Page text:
13.  The Government's response to the Report on Housing Benefit [Cm 4869] was published on 2 October 2000. The Government's view was that the Committee's Report did not fully acknowledge the advances which it had made to improve delivery. It argued that the Report presented proposals which would need to be costed and which would require new legislation. The Government's response to most of the Committee's specific recommendations was that it was considering how to proceed in the light of consultations on the Housing Green Paper. The Government's response to a very detailed and carefully considered Report was, we believe, disappointing and suggested a reluctance seriously to engage with the Committee's conclusions and recommendations for housing benefit reform.

Seventh Report PENSIONER POVERTY (HC 606)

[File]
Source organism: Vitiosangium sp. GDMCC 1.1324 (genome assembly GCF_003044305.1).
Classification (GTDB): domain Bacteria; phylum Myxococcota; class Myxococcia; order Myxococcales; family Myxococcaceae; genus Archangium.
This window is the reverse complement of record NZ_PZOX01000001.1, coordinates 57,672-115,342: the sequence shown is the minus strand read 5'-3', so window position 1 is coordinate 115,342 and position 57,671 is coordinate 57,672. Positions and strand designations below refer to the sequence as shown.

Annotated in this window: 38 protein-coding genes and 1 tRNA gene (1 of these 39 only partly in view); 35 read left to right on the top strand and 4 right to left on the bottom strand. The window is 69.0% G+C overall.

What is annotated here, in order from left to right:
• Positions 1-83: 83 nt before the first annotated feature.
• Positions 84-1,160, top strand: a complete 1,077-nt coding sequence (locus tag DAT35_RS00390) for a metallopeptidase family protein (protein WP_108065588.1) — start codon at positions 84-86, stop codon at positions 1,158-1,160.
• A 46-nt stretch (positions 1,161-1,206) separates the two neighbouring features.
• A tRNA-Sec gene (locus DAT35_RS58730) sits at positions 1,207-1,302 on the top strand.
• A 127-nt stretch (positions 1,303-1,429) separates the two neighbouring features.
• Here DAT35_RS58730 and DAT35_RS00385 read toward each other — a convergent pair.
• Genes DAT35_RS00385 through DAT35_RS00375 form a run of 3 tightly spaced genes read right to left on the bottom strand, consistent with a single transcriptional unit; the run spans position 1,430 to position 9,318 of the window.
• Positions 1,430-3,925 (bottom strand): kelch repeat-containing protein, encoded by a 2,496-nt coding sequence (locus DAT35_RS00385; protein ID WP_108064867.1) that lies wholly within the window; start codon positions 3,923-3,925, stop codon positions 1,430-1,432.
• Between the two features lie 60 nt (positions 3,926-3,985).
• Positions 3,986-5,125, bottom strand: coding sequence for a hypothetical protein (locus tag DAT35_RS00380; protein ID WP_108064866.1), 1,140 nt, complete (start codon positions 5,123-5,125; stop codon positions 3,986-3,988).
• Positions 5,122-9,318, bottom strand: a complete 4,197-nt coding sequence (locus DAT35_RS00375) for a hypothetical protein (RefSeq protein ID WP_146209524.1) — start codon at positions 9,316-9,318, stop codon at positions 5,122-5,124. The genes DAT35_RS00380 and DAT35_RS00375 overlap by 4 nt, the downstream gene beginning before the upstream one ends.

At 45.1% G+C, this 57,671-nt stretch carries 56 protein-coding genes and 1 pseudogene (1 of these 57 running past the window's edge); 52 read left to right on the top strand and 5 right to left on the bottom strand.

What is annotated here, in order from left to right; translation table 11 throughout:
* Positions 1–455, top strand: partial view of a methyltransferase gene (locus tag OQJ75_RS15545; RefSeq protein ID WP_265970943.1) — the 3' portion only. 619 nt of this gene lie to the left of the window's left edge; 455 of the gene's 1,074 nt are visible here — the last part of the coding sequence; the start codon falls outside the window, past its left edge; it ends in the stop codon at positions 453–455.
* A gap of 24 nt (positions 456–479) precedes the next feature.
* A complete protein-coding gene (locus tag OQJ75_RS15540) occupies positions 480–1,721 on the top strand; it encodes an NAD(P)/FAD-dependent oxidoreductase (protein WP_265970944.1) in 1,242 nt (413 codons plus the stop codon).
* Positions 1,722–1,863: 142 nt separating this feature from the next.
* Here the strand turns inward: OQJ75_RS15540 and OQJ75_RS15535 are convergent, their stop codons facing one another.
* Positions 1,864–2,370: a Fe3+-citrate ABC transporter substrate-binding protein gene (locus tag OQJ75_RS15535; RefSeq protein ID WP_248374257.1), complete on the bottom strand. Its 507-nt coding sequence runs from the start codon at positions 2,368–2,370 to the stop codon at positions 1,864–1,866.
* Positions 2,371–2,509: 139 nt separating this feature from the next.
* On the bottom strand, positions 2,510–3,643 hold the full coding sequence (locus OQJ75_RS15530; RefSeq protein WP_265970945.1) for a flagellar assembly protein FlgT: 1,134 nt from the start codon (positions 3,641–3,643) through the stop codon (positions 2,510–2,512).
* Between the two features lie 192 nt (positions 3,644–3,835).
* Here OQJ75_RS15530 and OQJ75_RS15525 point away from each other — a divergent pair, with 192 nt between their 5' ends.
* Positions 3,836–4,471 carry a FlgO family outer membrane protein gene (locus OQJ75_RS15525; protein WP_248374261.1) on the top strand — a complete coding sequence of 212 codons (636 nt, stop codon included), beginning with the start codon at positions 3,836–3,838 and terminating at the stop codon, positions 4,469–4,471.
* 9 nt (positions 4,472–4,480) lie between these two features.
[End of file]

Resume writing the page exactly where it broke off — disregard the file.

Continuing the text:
14.  The Committee's inquiry into pensioner poverty examined the extent of pensioner poverty in the United Kingdom today, its causes and possible solutions. The Government's pension reforms and the extent they would address the problems identified formed a central part of the inquiry. The main conclusions of the inquiry were that the Government should seek, through research, to establish a minimum income standard for households over pension age, and that the level of the basic state pension should be raised towards this target minimum income. In the absence of such research, the Committee suggested that a target figure of £90 be set as a "good starting point." The Committee also concluded that the Government's decision to price index the basic state pension and the new second state pension while earnings-linking the Minimum Income Guarantee was unlikely to be sustainable in the long-run. More immediately, the Committee warned, unless the Government's proposals for a 'pensioner credit' could overcome the problem experienced by many low-income pensioners who found themselves excluded from financial support due to their prudence in making self-provision in retirement, a restoration of the earnings-link would be necessary. The issues facing the poorer pensioners (including those in ethnic minorities) was brought home vividly to the Committee when they visited Hendon to meet pensioners' representatives. The Committee's Seventh Report was published on 2 August 2000.